Theory, practice, and conservation in the age of genomics: The Galápagos giant tortoise as a case study

dc.contributor.author Gaughran, Stephen J
dc.contributor.author Quinzin, Maud C
dc.contributor.author Miller, Joshua M
dc.contributor.author Garrick, Ryan C
dc.contributor.author Edwards, Danielle L
dc.contributor.author Russello, Michael A
dc.contributor.author Poulakakis, Nikos
dc.contributor.author Ciofi, Claudio
dc.contributor.author Beheregaray, Luciano Bellagamba
dc.contributor.author Caccone, Adalgisa
dc.date.accessioned 2018-09-28T05:41:37Z
dc.date.available 2018-09-28T05:41:37Z
dc.date.issued 2017-08-31
dc.description This is an open access article under the terms of the Creative Commons Attribution License, which permits use, distribution and reproduction in any medium, provided the original work is properly cited. en_US
dc.description.abstract High-throughput DNA sequencing allows efficient discovery of thousands of single nucleotide polymorphisms (SNPs) in nonmodel species. Population genetic theory predicts that this large number of independent markers should provide detailed insights into population structure, even when only a few individuals are sampled. Still, sampling design can have a strong impact on such inferences. Here, we use simulations and empirical SNP data to investigate the impacts of sampling design on estimating genetic differentiation among populations that represent three species of Galápagos giant tortoises (Chelonoidis spp.). Though microsatellite and mitochondrial DNA analyses have supported the distinctiveness of these species, a recent study called into question how well these markers matched with data from genomic SNPs, thereby questioning decades of studies in nonmodel organisms. Using >20,000 genomewide SNPs from 30 individuals from three Galápagos giant tortoise species, we find distinct structure that matches the relationships described by the traditional genetic markers. Furthermore, we confirm that accurate estimates of genetic differentiation in highly structured natural populations can be obtained using thousands of SNPs and 2–5 individuals, or hundreds of SNPs and 10 individuals, but only if the units of analysis are delineated in a way that is consistent with evolutionary history. We show that the lack of structure in the recent SNP-based study was likely due to unnatural grouping of individuals and erroneous genotype filtering. Our study demonstrates that genomic data enable patterns of genetic differentiation among populations to be elucidated even with few samples per population, and underscores the importance of sampling design. These results have specific implications for studies of population structure in endangered species and subsequent management decisions. en_US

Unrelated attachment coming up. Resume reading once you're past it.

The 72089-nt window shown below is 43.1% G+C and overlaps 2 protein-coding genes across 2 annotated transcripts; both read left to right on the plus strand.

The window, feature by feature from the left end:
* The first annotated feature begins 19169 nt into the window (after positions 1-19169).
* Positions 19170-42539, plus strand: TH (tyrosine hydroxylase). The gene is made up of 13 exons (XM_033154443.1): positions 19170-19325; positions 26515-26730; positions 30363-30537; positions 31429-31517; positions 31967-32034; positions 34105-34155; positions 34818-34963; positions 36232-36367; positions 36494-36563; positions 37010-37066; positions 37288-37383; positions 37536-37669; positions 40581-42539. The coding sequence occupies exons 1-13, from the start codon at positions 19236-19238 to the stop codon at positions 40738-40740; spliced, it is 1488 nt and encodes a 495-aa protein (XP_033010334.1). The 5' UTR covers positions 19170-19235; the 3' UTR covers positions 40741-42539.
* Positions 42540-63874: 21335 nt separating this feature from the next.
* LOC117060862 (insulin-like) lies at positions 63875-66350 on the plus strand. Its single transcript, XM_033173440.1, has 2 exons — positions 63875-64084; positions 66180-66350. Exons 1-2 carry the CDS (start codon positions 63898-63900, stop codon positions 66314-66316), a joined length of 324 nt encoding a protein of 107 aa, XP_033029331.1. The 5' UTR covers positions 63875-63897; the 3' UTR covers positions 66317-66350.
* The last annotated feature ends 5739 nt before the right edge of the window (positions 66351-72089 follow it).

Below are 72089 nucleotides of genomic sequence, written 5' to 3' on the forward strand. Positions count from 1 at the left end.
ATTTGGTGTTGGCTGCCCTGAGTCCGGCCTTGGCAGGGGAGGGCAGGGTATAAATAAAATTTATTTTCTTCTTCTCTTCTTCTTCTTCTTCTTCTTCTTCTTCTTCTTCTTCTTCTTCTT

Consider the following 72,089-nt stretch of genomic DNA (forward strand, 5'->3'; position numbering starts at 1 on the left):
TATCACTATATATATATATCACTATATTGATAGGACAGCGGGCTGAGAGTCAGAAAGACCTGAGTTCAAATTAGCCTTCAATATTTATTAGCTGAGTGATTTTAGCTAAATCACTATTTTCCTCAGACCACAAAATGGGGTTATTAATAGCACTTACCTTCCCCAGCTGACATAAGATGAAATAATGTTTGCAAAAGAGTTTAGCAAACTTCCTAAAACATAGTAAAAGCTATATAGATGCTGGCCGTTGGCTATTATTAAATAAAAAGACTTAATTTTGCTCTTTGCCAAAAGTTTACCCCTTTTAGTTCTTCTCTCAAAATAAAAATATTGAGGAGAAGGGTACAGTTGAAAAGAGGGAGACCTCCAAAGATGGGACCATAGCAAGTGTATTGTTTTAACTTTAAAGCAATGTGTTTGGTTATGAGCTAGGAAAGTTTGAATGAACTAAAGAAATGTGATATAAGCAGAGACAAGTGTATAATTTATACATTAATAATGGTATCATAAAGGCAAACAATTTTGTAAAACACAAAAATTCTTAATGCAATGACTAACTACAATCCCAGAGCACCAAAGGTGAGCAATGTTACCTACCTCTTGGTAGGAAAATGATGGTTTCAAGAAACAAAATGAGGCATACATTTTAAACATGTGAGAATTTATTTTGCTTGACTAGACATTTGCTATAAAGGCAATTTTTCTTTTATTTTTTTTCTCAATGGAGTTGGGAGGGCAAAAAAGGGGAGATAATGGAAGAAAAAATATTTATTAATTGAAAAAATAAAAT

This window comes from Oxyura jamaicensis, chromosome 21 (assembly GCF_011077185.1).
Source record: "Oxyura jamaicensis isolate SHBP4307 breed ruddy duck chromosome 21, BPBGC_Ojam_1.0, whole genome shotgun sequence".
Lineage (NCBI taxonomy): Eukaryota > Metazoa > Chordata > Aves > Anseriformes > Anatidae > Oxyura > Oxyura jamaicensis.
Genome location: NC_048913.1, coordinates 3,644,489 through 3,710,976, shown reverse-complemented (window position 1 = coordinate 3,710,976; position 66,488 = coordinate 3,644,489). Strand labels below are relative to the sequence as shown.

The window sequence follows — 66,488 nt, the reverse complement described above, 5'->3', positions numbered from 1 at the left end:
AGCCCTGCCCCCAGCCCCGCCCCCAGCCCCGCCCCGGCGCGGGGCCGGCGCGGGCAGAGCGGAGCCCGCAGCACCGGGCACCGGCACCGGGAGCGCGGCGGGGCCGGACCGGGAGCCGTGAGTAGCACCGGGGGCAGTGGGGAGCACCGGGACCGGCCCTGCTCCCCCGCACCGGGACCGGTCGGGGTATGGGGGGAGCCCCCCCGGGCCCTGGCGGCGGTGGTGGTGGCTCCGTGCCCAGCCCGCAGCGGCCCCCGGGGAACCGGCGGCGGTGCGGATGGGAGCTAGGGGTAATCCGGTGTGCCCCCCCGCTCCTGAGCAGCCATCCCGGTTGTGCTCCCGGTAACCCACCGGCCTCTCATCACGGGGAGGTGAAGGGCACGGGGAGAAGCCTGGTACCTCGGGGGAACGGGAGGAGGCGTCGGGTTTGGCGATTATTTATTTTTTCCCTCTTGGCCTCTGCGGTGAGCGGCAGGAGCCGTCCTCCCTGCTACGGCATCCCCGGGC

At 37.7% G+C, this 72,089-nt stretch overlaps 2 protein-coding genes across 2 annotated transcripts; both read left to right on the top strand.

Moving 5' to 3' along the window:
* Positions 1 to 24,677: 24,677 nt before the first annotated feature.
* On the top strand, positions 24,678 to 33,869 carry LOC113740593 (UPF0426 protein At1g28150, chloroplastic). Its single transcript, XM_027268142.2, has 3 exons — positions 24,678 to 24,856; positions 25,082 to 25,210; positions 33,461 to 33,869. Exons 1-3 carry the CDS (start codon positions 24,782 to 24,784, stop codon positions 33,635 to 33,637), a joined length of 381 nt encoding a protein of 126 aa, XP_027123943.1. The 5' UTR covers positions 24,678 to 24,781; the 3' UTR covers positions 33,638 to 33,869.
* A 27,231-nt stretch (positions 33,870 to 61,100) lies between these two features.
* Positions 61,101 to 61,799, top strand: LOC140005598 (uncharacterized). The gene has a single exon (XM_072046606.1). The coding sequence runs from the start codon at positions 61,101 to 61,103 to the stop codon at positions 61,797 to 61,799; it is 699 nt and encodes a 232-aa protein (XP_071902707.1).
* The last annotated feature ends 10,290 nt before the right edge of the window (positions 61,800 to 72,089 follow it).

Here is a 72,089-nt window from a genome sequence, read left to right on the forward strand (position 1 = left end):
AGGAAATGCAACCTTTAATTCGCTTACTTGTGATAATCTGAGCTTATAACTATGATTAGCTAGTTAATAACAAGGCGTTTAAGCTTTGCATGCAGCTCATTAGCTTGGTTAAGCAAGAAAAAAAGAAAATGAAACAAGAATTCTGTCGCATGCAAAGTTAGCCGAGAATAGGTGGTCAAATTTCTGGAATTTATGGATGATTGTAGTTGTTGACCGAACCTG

dc.description.sponsorship This work was enabled by substantial logistical and personnel support of the Galápagos National Park Directorate in conjunction with the Galapagos Conservancy. Expedition expenses and laboratory analyses were also supported by grants from the Galapagos Conservancy, the Mohamed bin Zayed Species Conservation Fund, National Geographic Society, and the Oak Foundation to AC, the Belgian American Educational Foundation to MCQ, and the Yale Institute for Biospheric Studies. en_US
dc.identifier.citation Gaughran, S. J., Quinzin, M. C., Miller, J. M., (2017). Theory, practice, and conservation in the age of genomics: The Galápagos giant tortoise as a case study. Evolutionary Applications, 11:1084–1093. en_US
dc.identifier.doi https://doi.org/10.1111/eva.12551 en_US
dc.identifier.issn 1752-4571
dc.identifier.uri http://hdl.handle.net/2328/38349
dc.language.iso en en_US
dc.publisher Wiley en_US
dc.rights This is an open access article under the terms of the Creative Commons Attribution License, which permits use, distribution and reproduction in any medium, provided the original work is properly cited. © 2017 The Authors. Evolutionary Applications published by John Wiley & Sons Ltd en_US
dc.rights.holder © 2017 The Authors. Evolutionary Applications published by John Wiley & Sons Ltd en_US
dc.rights.license CC-BY
dc.subject single nucleotide polymorphism en_US
dc.subject sampling design en_US
dc.subject population structure en_US
dc.subject genomics en_US
dc.subject conservation en_US
dc.subject Chelonoidis en_US
dc.title Theory, practice, and conservation in the age of genomics: The Galápagos giant tortoise as a case study en_US
dc.type Article en
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